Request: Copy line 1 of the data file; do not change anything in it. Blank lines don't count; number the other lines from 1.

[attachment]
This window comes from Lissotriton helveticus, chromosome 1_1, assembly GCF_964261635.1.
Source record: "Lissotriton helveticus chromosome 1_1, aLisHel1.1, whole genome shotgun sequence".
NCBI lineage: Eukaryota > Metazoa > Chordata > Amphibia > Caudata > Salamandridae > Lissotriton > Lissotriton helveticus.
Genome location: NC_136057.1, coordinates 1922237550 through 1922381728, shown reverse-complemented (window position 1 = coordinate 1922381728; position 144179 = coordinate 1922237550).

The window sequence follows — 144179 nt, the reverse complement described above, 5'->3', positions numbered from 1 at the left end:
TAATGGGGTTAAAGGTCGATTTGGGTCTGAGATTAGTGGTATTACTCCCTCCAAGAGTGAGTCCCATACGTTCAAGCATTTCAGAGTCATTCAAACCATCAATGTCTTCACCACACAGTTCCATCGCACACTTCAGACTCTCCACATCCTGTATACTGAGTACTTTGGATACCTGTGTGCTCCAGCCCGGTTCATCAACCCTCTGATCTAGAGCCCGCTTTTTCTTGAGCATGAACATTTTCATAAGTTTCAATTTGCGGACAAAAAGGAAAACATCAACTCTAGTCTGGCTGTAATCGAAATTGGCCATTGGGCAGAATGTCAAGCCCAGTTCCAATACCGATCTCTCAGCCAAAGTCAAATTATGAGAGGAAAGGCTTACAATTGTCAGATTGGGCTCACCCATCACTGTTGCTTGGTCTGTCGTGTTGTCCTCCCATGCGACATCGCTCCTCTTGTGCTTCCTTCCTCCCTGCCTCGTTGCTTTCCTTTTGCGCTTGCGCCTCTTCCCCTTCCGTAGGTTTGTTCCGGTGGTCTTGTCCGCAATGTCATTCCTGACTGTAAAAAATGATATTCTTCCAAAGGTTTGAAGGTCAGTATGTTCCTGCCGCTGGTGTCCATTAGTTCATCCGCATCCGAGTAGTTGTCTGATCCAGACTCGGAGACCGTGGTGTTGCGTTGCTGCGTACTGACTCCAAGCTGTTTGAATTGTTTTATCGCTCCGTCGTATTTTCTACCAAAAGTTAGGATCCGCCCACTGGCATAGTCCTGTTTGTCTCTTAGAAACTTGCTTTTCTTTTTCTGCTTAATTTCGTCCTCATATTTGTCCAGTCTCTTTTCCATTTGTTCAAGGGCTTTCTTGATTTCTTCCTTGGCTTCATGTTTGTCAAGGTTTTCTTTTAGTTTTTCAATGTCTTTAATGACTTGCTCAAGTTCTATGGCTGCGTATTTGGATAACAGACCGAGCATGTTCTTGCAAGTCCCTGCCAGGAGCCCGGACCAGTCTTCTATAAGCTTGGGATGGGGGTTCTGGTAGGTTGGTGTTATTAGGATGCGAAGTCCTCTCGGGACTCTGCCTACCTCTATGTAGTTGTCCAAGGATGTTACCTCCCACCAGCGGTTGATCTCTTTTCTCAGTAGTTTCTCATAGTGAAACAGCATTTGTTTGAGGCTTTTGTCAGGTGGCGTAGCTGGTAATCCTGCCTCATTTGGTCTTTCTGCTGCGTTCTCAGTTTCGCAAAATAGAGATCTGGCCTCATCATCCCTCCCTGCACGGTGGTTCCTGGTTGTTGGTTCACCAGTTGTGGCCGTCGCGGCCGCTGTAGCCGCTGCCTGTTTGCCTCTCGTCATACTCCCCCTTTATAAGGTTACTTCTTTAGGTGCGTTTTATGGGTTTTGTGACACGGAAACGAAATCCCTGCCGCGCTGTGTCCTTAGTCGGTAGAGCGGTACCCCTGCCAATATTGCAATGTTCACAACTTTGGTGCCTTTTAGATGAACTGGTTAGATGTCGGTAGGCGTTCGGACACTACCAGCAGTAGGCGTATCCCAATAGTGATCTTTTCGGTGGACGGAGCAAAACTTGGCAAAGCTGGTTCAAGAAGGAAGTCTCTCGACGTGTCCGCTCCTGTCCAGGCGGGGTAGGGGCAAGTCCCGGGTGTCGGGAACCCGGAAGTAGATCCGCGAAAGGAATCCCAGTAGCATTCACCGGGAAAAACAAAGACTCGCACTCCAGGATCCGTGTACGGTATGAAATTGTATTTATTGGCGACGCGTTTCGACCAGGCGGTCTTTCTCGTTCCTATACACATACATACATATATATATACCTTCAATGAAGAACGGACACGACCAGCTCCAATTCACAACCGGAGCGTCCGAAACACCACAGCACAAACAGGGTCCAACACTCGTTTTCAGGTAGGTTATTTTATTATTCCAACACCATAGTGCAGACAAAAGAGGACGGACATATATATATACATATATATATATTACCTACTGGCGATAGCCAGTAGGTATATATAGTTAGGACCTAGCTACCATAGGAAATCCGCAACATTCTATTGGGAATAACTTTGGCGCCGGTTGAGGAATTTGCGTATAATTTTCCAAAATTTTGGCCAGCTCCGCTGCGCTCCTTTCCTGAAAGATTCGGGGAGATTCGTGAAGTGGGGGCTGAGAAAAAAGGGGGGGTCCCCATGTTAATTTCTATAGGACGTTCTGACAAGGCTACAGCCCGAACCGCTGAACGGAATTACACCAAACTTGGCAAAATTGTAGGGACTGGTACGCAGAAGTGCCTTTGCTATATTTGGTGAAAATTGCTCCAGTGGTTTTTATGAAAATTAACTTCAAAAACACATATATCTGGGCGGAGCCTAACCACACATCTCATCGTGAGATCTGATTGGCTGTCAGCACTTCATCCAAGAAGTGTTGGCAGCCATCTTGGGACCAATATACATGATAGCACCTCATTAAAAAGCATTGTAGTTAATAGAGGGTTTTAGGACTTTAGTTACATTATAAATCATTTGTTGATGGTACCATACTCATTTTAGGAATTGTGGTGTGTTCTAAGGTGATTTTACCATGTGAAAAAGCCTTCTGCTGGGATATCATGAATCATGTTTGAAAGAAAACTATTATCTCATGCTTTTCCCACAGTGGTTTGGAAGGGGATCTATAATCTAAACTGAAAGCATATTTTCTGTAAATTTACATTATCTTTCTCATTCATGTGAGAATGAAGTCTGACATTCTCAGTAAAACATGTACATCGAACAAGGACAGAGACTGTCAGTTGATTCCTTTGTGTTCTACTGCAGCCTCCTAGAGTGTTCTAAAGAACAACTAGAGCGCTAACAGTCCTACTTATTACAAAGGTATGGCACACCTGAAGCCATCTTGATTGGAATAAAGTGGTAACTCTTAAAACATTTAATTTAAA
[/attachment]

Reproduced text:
This window comes from Lissotriton helveticus, chromosome 1_1, assembly GCF_964261635.1.